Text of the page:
Why Mahathir was Listed as a “Dangerous Extremist”

According to a New York based Counter Extremism Project (CEP), Mahathir Mohammed, an inclusion of the 2019 TIME’s 100 list, has been listed among the “top 20 most dangerous extremists”.

The non-profit that combats the “growing threat” from extremist ideologies by “pressuring financial and material support networks, countering the narrative of extremists and their online recruitment, and advocating for smart laws, policies, and regulations”, had released to list over the week that also “highlights the last known location, deaths attributed to these harbingers of terror” and analyses “the influence these extremists have had over their group” and followers.

“CEP has considered extremists from across the spectrum of ideologies and beliefs, from ISIS to the Muslim Brotherhood, and the anti-Muslim Buddhist group in Myanmar to Generation Identity, all are considered a huge threat to international security,” the New York-based nonprofit said in its report.

The list also mentioned of the likes of Hassan Nasrallah, the secretary-general of Hezbollah, a designated a terrorist organisation, Amir Muhammad Sa’id Abdal-Rahman al-Mawla, the current ISIS caliph, along with three women that includes Beate Zschäpe, a member of the neo-Nazi terrorist organization National Socialist Underground.

So why was Mahathir listed?

It all lies down to “controversial opinions” that led to “international condemnation” even though the he was not directly responsible for acts of violence.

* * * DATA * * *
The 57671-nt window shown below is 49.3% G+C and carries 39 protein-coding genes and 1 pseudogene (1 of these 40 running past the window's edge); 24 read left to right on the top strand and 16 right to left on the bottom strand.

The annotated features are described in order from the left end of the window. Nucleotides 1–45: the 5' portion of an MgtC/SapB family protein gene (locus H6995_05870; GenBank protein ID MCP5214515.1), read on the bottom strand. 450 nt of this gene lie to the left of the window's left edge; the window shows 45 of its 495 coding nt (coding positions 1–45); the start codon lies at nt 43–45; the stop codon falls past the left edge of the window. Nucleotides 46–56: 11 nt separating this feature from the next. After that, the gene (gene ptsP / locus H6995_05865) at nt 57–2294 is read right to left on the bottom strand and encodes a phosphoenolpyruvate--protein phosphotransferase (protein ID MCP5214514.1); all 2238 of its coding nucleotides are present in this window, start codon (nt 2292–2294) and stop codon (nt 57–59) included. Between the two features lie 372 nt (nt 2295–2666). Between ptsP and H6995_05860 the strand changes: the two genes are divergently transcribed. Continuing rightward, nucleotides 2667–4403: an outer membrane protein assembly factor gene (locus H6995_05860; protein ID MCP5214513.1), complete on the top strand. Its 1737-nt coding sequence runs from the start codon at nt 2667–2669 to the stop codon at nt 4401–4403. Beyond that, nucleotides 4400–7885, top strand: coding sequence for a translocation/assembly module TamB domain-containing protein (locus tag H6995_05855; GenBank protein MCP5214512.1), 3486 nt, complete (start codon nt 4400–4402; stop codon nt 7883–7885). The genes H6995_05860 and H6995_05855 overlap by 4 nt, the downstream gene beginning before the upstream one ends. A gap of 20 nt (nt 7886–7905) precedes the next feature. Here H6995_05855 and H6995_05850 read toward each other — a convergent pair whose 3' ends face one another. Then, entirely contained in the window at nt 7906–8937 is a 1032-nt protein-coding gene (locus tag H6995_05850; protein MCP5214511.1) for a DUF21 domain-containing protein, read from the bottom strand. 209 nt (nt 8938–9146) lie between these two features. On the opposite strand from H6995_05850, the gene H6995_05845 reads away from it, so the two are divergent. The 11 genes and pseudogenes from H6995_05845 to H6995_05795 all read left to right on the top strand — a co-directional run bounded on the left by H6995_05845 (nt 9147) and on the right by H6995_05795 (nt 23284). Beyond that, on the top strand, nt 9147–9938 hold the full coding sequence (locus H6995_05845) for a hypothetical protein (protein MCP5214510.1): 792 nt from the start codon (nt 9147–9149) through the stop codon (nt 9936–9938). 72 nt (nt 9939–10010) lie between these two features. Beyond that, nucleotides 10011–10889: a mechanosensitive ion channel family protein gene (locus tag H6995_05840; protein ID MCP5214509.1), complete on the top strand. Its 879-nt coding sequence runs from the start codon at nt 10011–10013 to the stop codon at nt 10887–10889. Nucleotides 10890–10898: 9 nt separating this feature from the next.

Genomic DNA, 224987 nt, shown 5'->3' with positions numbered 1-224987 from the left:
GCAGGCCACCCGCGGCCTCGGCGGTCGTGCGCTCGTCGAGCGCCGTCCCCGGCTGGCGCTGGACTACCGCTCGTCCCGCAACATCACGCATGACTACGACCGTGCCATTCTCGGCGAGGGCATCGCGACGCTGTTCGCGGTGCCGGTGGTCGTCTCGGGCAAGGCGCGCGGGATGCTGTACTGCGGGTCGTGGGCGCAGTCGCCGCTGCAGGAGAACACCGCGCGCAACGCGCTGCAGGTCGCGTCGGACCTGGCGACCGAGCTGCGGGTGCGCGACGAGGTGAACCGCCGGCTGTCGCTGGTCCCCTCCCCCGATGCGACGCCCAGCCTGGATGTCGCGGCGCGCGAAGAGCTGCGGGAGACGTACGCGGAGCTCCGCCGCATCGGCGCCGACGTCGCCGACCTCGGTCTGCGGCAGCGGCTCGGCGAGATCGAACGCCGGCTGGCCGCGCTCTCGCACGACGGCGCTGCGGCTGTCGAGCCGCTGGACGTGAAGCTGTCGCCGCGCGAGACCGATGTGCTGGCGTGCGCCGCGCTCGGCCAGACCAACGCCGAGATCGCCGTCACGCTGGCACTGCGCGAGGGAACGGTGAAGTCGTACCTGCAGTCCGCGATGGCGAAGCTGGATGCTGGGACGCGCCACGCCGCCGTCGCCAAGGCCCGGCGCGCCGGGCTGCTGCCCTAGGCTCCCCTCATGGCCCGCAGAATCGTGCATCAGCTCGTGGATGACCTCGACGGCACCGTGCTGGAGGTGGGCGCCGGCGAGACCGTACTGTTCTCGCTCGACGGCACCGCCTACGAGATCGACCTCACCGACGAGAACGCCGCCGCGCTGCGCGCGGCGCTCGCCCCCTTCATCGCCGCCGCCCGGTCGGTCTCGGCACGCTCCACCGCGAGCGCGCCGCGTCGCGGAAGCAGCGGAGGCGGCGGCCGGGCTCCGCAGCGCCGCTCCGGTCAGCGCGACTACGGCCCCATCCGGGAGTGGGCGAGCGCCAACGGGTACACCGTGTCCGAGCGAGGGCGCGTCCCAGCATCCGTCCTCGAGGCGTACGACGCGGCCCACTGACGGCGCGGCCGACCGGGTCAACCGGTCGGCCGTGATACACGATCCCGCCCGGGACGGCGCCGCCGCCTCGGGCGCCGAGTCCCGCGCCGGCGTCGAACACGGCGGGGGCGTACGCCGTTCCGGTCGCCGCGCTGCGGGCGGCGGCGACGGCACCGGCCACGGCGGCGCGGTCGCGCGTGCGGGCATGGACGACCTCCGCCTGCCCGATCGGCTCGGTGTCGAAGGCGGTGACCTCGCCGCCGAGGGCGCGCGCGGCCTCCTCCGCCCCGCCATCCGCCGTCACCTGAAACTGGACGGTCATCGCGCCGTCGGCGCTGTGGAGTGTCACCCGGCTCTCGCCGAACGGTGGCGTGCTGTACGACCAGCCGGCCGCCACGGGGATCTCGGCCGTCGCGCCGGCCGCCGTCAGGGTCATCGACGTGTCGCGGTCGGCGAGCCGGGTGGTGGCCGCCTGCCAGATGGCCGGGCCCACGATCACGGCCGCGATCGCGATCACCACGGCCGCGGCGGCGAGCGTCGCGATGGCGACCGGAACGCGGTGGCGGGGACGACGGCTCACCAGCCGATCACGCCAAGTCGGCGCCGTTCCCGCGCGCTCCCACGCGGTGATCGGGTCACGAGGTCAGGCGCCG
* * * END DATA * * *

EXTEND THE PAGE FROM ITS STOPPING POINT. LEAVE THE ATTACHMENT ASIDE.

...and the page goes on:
“…his controversial opinions have led to international condemnation as it was alleged Mahathir supported extremist violence against the West,” CEP wrote.

Nice attacks and to “kill the French”

Back in October 2019, the 95 year old leader had sparked wide criticism after his infamous “Muslim have the rights to kill French” Twitter thread.

Mahathir’s statements came after three people were killed in Nice, France where he had also mentioned “angry people will kill regardless of the religion they profess”.

The former prime minister, however, did not make a direct reference to the attack in Nice and had addressed the beheading of a history teacher that happened in Paris instead.

He later issued a statement, saying that he was taken “out of context”.

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